Pendency percentage of Indian Penal Code (IPC) and Special and Local Laws (SLL) cases in police and courts for the years 2011 to 2015 for 22 major states in India

Another problem area for the Indian courts is their low conviction rates, which have fallen over the years even as the crime rates are continually increasing, as recorded by Sen in 2000. While in recent years, conviction rate in India has increased from 72.6 per cent in 2006 to 80 per cent in 2015, it continues to be lower than developed nations such as USA, which had a conviction rate of 93 per cent in 2012. However, the above is a combined conviction rate of cases under both Indian Penal Code (IPC) and Special and Local Laws (SLL). When we look at IPC conviction rates separately, it stands at a poor 46.8 per cent as of 2016. The figures in states such as Bihar, Assam, West Bengal and Odisha are even more alarming, all below the range of 15 percent.

Whether the courts are alone responsible for the low conviction rates is, however, debatable. Investigation of a case is the responsibility of the police, and sub-standard investigation leads to higher acquittal rates. One of the chief demands of advocates for police reforms in India is therefore the separation of investigation and law and order duties of the police, so as to provide operational autonomy to the officers in their task of investigation. This constituted one of the seven directives given by the Supreme Court in the Prakash Singh judgement of 2006.

As for the conviction rates, the devil lies in the details. While the conviction rates overall may be nearly satisfactory, it remains distressing in crimes committed against women, children, Scheduled Castes (SCs) and Scheduled Tribes (STs). The egregious discrepancies in the overall conviction rates and those of cases of crimes against vulnerable sections go on to expose the low priority accorded to these sections by the state. The all-India conviction rate of total cognisable crimes in 2013 standing at 76.6 per cent can be compared with the conviction rate of crimes against children at 30.9 per cent, crimes against SCs at 23.8 per cent and crimes against STs at a meagre 16.4 per cent.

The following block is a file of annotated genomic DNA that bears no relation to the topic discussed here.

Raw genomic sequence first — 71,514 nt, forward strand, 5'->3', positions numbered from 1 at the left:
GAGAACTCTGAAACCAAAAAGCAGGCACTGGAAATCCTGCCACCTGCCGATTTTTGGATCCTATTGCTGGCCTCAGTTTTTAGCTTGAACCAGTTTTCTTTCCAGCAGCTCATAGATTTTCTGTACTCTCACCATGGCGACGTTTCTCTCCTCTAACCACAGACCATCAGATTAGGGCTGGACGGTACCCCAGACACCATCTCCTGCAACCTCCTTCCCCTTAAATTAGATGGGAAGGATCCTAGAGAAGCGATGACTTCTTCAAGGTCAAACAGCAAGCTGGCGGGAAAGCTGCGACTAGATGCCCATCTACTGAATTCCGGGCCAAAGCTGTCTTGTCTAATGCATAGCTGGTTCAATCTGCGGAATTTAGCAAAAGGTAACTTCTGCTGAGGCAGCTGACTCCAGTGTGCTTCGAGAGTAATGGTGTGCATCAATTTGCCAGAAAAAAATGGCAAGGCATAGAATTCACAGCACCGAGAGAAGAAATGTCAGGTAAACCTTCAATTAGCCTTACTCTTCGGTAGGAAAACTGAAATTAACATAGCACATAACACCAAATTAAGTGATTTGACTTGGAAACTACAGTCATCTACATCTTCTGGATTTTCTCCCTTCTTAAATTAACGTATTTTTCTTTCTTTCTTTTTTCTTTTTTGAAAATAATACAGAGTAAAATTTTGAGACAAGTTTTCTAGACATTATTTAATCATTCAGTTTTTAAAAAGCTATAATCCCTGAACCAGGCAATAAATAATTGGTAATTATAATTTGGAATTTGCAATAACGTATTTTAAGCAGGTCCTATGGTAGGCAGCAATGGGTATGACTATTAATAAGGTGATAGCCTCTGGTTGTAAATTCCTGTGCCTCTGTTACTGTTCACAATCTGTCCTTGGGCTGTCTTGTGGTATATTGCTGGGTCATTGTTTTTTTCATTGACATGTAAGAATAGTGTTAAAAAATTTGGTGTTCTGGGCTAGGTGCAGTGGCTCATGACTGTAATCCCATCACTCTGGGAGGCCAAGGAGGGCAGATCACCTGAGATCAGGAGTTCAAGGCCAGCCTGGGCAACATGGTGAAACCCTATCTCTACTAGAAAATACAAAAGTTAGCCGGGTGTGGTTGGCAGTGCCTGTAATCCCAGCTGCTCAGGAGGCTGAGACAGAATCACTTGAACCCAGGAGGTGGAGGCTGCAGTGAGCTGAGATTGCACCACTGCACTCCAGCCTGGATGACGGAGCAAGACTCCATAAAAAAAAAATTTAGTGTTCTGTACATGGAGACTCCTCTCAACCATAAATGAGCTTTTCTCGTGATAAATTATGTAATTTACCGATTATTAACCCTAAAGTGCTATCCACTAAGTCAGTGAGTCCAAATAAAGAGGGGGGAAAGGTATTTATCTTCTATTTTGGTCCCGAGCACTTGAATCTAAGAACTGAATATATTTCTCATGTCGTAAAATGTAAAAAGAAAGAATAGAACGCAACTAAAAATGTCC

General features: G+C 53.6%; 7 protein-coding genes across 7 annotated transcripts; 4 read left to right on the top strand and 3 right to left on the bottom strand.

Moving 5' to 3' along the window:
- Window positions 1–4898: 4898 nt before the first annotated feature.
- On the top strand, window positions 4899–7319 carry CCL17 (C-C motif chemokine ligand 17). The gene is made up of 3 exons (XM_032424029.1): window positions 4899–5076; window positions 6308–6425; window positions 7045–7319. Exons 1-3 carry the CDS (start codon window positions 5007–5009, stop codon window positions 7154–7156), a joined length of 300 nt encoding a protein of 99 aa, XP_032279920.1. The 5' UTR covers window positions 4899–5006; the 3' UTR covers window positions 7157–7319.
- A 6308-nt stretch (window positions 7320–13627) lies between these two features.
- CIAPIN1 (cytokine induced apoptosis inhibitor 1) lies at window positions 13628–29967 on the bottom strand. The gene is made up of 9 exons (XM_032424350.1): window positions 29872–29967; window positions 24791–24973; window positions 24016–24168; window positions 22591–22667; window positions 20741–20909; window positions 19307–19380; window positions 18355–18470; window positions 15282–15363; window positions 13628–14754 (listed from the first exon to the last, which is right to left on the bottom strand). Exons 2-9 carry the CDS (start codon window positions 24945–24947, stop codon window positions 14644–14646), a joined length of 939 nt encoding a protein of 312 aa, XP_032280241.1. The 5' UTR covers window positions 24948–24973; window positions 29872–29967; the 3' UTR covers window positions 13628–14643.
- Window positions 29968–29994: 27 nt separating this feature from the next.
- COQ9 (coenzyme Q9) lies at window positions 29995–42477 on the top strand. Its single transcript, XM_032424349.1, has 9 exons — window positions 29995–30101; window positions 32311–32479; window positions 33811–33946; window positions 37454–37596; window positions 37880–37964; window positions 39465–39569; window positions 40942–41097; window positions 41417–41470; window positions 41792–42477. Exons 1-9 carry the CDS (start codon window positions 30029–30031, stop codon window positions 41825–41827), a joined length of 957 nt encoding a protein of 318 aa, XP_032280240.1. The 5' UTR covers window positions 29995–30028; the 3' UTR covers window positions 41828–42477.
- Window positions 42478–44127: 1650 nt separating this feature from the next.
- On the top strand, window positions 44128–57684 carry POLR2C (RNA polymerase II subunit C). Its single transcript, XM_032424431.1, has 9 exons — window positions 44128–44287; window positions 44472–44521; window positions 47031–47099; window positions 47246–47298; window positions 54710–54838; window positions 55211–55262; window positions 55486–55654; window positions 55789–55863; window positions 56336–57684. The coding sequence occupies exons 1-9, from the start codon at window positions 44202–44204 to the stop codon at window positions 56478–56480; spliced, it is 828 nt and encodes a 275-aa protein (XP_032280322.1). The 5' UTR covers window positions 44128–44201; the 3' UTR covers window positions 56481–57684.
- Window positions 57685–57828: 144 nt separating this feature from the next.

Police for Whom? Diversity in Police Force

The state’s bias towards minorities and depressed sections is not limited just to the poor disposal of cases of crimes against these communities but extends to recruitment and representation of these groups in the police force. While for SCs, STs and Other Backward Classes (OBCs) there are statutory provisions for reservation, most states have incorporated guidelines for 33 per cent reservation for women in the police force. Reservation or positive discrimination is not just a tool to ensure proportionate representation for the upliftment of vulnerable sections, but a basic requirement for a democracy to project itself as an egalitarian and just society. One may even argue that a true test of democracy lies in its ability to include representation from different segments of the society.

However, India is not faring too well in this test, although there have been marginal improvements over the years. Particularly for women, the representation in police force has gone up by almost 2 times since 2007 and stands at 7.1 per cent in 2015. While still way-off the modest benchmark of 33 per cent, an increasing trend provides a hopeful possibility. To be noted are states such as Tamil Nadu (12.99 per cent in 2015), Maharashtra (12.07 per cent) and Himachal Pradesh (12.04 percent), as well as some Union Territories, which project an optimistic picture. A reason that may be attributed to an increase in women in police, other than reservations, could be the legal requirement for women police officers to be handling certain posts and a certain category of cases, such as cases dealing with crimes against women and children, as mandated by amendments in legal provisions recently.